I find myself finishing the episode in a mildly contemplative mood. “The Animal District” thematically suggests that emancipation of a repressed group does sometimes require force and violence to achieve those ends, and history does present us with examples of this, although we as a society tend to look more kindly on pacifist movements, with their effects more enduring, or at least more recognised at large. The ultimately unsuccessful endeavour by the Four Animal Ninja Warriors bears this out.
The episode also examines the place of figureheads working alone. Had it not been just four sentient animals and their rhetoric, secluding themselves in an animal haven alone, Naruto and company may not have been able to impose the existing dominant power of human ninjas and all the attendant benefits upon them. Despite their individual power, the Four Animal Ninja Warriors were kowtowed by the system. Condor seems to have begun rectifying this by educating young minds. One day, the animals may have the groundswell to effect real change. Finally, Condor acknowledges the incremental nature of that change, and by vowing to continue his fight, despite knowing that Naruto will “Always interfere with his freedom,” it’s a fairly inspiring message of staying undaunted in the face of long-term adversity.
Naruto’s attitude is also instructive: his comfortable position in society grants him the benefit of unexamined biases towards the sentient animals. He sees the animals as lesser to the end, despite Condor demonstrably having the same abilities as him. All is well for him, and thus he is able to denigrate not just the animals, but also Lee, without malice. He does not recognise the advantage the reinforcements brought to the fight—unlike Kotetsu—so it just reinforces his prejudices of superiority. Due to the condescending lack of worth in his eyes, Naruto will always feel that he is righteous towards—even helping—Condor by returning him to the known confines of the ninja village. Without that recognition of Condor’s inherent value, Naruto will always be complicit in upholding the existing conditions of society as they are. There is irony there given that he faced significant discrimination in youth, but often those who were suppressed and attain a modicum of status then seek to not lose their own position and ensure that the status quo remains. He will not be a naturally empathetic ally in Condor’s drive for equality and freedom. But he has time to grow.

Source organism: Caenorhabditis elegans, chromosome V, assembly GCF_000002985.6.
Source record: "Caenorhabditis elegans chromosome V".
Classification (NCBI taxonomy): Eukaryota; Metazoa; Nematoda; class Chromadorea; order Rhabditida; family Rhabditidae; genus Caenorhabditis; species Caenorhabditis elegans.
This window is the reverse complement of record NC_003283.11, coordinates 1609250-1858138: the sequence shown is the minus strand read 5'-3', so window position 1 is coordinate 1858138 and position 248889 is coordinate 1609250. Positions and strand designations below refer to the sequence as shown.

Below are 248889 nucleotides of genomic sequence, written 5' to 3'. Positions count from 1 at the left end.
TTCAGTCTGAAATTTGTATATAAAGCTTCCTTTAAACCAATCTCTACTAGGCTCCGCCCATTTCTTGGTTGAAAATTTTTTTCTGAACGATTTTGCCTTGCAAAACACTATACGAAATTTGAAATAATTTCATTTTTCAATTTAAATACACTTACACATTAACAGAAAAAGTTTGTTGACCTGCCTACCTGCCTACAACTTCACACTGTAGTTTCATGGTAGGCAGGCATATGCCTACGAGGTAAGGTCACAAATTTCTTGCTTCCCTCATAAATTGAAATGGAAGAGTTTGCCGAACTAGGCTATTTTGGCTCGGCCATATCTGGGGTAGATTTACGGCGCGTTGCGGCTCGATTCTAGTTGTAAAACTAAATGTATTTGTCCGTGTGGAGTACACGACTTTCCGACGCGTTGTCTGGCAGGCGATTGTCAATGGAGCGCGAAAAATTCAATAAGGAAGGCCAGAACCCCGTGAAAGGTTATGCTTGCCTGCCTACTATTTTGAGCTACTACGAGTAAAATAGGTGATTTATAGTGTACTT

Have I grown by watching this episode? Not even remotely. If anything, I’ve learnt that my instincts are solid and I was totally justified in prematurely dismissing this anime series. The episode has removed any trace of compunction I might have had towards watching the adventures of erstwhile trainee and taunting coward Naruto.
However, I am down for roughly 150 episodes of Condor the Ninja Ostrich on his journey to become…well anything really. The sky’s the limit for this flightless bird, except for the actual sky. Most of all, I hope he attains his liberty as a revolutionary. And that maybe someday I’ll find out why he’s called Condor. In the meantime, I hope he metaphorically soars like one.
Still, can somebody please buy Condor a complementary tux for his bow ties? This majestic ostrich ninja warrior deserves better clothes.
Happy 20th Anniversary Naruto, and congratulations Masashi Kishimoto on its success! I’m glad your clans of ninja fans get to celebrate the storied history of this manga and anime, even though I am not amongst them.
Who else do you think was hard done by in Naruto and deserved better? Feel free to tell me in the comments below and we can commiserate together.
Thank you to TheMamaLuigi for kindly going through this essay. Sincerely appreciate it.
And thanks to Ed, for introducing me to the finest ninja ostrich in the universe.
If you liked this comedic piece, you can get in touch with me on Twitter at “@fringence”. If you hated it, don’t bother, and please instead direct all complaints to the internet void.